Bottom line, the article seems to be saying it's very hard to have passwords that are good enough if the list gets stolen. So avoid the obvious/easy ones, and by then there should be enough alarm bells going off that the site managers reset everyone's passwords. Seems to me that 'good enough' is good enough.

I've finally cleaned up my password system. For all the sites that I don't really have security concerns about (who cares, and why would someone hack into my account to post to the Chicago Tribune or a hobby forum?), I have a somewhat complex, but easy for me to remember and type pw that I use for all of them. I don't need a list, or a program and it's plenty good enough, IMO.

For sites I am concerned about, I have a standard set of phrases that I use to 'salt' a unique password. The phrases are somewhat complex, but easy for me to remember - not enough to avoid the hacking in a list like this article, but I think 'good enough' to avoid an outside attack. The beauty is, all I need is a list with a reminder of my logon for the site, and the unique part. I can put that in my wallet, or stick it to my monitor, or keep it in a file. The 'salt' phrases I use are only in my head, and written down in some obscure place with no other info tied to it.

So if I wanted an easy to use, but secure password for this site, the unique part might be erorgFIRE, and I'd 'salt' that with my standard phrases, which might be (but aren't ) mfOSIU1204 IWMinb80 Those phrases have meaning to me, they stand for something easy to recall, and I combine them with the unique part. So all I need on a sheet of paper is:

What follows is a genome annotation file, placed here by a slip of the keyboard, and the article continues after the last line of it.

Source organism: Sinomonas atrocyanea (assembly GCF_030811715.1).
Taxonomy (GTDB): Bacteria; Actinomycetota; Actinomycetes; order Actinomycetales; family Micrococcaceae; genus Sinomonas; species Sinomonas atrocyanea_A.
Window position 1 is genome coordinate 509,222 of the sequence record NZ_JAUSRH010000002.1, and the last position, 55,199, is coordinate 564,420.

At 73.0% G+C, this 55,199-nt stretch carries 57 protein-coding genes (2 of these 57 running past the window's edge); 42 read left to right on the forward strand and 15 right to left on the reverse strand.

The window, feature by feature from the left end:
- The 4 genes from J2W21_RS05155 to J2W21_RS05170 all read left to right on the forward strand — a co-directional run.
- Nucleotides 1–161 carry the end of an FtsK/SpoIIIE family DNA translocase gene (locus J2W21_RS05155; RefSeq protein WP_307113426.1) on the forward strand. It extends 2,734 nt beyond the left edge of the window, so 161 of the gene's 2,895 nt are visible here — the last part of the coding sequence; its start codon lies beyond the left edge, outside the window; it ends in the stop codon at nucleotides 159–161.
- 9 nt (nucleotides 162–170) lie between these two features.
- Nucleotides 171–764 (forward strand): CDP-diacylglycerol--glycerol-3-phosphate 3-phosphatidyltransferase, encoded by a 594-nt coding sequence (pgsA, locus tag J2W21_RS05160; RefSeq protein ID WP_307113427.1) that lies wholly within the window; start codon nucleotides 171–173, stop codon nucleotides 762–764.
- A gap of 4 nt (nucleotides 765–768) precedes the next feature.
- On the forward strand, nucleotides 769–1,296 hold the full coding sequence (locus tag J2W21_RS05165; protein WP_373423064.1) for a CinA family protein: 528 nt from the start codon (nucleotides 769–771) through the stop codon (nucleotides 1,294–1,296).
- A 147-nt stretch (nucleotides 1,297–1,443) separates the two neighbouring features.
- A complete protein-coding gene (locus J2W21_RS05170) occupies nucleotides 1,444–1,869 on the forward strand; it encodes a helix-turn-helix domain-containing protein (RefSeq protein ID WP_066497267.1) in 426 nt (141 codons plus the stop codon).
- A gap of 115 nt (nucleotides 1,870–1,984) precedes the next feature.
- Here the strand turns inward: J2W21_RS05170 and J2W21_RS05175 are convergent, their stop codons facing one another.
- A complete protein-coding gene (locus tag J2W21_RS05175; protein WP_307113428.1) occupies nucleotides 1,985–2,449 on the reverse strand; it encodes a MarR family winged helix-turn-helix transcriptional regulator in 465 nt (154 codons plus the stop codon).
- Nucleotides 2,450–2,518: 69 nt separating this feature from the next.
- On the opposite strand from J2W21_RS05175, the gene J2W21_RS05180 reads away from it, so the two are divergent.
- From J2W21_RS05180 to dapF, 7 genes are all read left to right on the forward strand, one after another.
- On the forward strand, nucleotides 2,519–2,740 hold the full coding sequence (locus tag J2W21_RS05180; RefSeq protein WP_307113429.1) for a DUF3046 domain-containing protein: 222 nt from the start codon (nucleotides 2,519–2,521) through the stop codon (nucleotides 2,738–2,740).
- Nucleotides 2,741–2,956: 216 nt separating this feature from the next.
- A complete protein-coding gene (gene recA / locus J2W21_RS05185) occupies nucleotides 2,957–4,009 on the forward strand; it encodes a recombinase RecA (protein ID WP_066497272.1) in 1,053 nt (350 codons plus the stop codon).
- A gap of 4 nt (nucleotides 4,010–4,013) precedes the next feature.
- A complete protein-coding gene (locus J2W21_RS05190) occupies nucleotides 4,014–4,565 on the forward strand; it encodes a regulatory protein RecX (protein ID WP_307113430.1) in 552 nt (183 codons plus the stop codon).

ERD50 - erorgFIRE

and that is enough trigger for me to know how to put it together, with my 'salting' pattern. Actually, my standard phrases are shorter, some financial sites won't allow that many char, which I should write to them about.


-ERD50
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Old 06-01-2013, 04:24 PM   #5
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Vanguard allows only 10 characters.
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Old 06-01-2013, 04:33 PM   #6
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Vanguard allows only 10 characters.
They must not want to make it to hard for them (LOL)...

In my last job I had access to 17 different systems - each with its own password and each of those had to be at least 12 - 16 characters long. Most people cannot remember monstrous passwords like that so they are forced to write them down - usually on a memo under their keyboard ...
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Old 06-01-2013, 05:02 PM   #7
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Vanguard allows only 10 characters.
Yes, that was the one! I ended up using only one of my 'salt' phrases to keep it short enough. Ten char limit really is ridiculous for a financial site.

Also, about that icon thing that Vanguard and others show when you've logged on, but before you put in your password - it's an icon you picked, so it is some protection against a generically spoofed site to capture your password as they would not know your icon. But if they first guess your logon, they can capture your icon too. And now all they need is a 10 digit PW. Not good enough, IMO.

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Old 06-01-2013, 05:08 PM   #8
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I used to do consulting for a Fortune 100 company, and it had one of the best password policies I've ever seen.

First, your password had to be at least 10 characters (this was back in the 90s).

Second, you had to use mixed case and numbers.

Third, you had to change your password every 90 days, and you couldn't re-use any string of 3 characters or more.

AFAIK, they had very little problem with hackers. I often wonder what protection they're using today.